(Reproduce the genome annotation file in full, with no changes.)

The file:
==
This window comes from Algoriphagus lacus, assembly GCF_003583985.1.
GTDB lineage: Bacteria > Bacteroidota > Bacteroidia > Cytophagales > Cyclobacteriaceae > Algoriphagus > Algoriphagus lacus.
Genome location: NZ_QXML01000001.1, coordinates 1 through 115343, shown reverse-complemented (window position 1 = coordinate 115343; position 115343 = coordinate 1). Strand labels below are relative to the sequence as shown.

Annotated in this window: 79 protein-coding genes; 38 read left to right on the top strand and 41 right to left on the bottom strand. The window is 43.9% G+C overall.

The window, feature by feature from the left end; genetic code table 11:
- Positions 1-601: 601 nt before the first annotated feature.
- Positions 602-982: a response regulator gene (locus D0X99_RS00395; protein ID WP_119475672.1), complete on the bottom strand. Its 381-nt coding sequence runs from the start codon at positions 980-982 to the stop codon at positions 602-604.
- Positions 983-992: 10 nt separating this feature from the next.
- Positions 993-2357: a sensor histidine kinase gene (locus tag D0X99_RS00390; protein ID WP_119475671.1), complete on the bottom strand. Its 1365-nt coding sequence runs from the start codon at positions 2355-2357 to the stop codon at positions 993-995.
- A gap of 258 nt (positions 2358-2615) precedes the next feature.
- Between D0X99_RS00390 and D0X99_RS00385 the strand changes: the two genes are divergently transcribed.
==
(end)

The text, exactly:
This window comes from Algoriphagus lacus, assembly GCF_003583985.1.
GTDB lineage: Bacteria > Bacteroidota > Bacteroidia > Cytophagales > Cyclobacteriaceae > Algoriphagus > Algoriphagus lacus.
Genome location: NZ_QXML01000001.1, coordinates 1 through 115343, shown reverse-complemented (window position 1 = coordinate 115343; position 115343 = coordinate 1). Strand labels below are relative to the sequence as shown.

Annotated in this window: 79 protein-coding genes; 38 read left to right on the top strand and 41 right to left on the bottom strand. The window is 43.9% G+C overall.

The window, feature by feature from the left end; genetic code table 11:
- Positions 1-601: 601 nt before the first annotated feature.
- Positions 602-982: a response regulator gene (locus D0X99_RS00395; protein ID WP_119475672.1), complete on the bottom strand. Its 381-nt coding sequence runs from the start codon at positions 980-982 to the stop codon at positions 602-604.
- Positions 983-992: 10 nt separating this feature from the next.
- Positions 993-2357: a sensor histidine kinase gene (locus tag D0X99_RS00390; protein ID WP_119475671.1), complete on the bottom strand. Its 1365-nt coding sequence runs from the start codon at positions 2355-2357 to the stop codon at positions 993-995.
- A gap of 258 nt (positions 2358-2615) precedes the next feature.
- Between D0X99_RS00390 and D0X99_RS00385 the strand changes: the two genes are divergently transcribed.